filtered DC current and voltage to the load.
A block diagram of a lowpass filter and rectifier
Example 1
Determine the cutoff frequency of the
circuit.
Answer : 7.23 kHz
5.2.1 LOWPASS FILTER (cont)
Vin
Vout
L
10mH
R
33kohm
Vin
Vout
R
2.2kohm
C
0.01F
Example 2
For the circuit, calculate the halfpower
frequency.
Answer : 52.52 kHz
Allows frequencies above the cutoff frequency to appear at the
output, but blocks or shorts to ground all those frequencies below
the 3dB point on the curve.
5.2.2 HIGHPASS FILTER
RC HIGHPASS FILTER
Capacitive reactance is large at low frequencies
and small at high frequencies.
The capacitor acts as a coupling capacitor.
5.2.2 HIGHPASS FILTER (cont)
RL HIGHPASS FILTER
There is a high value of inductive reactance at
high frequencies. The high frequencies produce
a large output voltage across the inductor.
At low frequencies, X
L
will be small and the low
frequencies will be effectively shorted to ground.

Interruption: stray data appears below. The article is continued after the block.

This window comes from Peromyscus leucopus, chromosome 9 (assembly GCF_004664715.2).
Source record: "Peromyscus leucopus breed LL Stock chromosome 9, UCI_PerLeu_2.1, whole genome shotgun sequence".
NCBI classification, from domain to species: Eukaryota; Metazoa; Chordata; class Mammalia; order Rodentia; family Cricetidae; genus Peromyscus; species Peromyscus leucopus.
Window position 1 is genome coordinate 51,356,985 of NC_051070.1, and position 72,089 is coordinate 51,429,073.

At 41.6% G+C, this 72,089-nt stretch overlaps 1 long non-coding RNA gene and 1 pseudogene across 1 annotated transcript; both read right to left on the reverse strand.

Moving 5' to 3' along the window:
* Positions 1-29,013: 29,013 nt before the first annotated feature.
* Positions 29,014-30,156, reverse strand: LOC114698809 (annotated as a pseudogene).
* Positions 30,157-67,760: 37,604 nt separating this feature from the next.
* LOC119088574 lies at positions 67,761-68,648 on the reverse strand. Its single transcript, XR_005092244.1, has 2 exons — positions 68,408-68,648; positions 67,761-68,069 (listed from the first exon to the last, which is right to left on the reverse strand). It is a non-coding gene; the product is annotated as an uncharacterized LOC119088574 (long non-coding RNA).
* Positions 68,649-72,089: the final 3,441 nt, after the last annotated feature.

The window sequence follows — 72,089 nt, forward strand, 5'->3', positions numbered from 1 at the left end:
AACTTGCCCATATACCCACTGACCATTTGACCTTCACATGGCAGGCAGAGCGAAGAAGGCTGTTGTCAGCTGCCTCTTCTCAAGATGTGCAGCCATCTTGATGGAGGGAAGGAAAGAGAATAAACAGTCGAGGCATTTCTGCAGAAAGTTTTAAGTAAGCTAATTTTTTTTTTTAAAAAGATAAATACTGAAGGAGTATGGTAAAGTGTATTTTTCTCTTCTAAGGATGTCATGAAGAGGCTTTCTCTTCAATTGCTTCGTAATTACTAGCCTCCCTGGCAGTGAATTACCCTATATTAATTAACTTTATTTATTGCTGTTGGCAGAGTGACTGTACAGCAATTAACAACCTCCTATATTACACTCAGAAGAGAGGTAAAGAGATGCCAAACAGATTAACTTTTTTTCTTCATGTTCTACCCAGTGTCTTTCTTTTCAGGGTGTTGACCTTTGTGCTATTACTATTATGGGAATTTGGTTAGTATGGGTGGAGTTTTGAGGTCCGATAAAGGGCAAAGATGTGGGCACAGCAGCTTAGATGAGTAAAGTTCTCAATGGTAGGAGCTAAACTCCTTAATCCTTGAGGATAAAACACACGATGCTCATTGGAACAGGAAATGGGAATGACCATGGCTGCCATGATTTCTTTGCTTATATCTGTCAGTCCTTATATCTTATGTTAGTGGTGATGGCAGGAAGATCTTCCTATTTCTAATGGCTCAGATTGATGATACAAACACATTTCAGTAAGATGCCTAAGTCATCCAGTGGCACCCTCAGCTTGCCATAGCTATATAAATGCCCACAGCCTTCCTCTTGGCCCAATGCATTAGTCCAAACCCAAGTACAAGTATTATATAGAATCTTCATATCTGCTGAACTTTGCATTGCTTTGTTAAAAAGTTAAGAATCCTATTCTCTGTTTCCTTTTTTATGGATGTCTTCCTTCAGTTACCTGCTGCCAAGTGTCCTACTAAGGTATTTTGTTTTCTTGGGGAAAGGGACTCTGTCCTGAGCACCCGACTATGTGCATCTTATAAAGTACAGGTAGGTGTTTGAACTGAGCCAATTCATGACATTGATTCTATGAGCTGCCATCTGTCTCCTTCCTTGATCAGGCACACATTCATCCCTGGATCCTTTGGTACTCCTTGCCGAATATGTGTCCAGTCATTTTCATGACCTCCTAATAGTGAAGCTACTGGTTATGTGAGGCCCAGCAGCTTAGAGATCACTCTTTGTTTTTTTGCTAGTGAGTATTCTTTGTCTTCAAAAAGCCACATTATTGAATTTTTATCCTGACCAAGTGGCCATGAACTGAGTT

It should be noted that RL filter are not often
used in active circuits because of their size,
weight and losses.
Vin
Vout
R
L
Vin
Vout
R
C
5.2.2 HIGHPASS FILTER (cont)
RC
f c
t 2
1
=
Response curve for highpass filter
Cutoff frequency
L
R
f c
t 2
=
The cutoff frequency on the high
pass response curve is called the
low cutoff frequency.
fc
0.707
3 dB
Passes high frequencies
Attenuates low frequencies
Example 3
Design an RL highpass filter that will have a cutoff frequency of 1500 Hz.
Assume R = 1 k
Answer : 106.1 mH
5.2.2 HIGHPASS FILTER (cont)
Allows a certain range or band of frequencies to pass through it
relatively unattenuated.
Designed to have a very sharp, defined frequency response.
Equivalent to combining a lowpass filter and a highpass filter.
The impedance of the circuit increases as the frequencies increase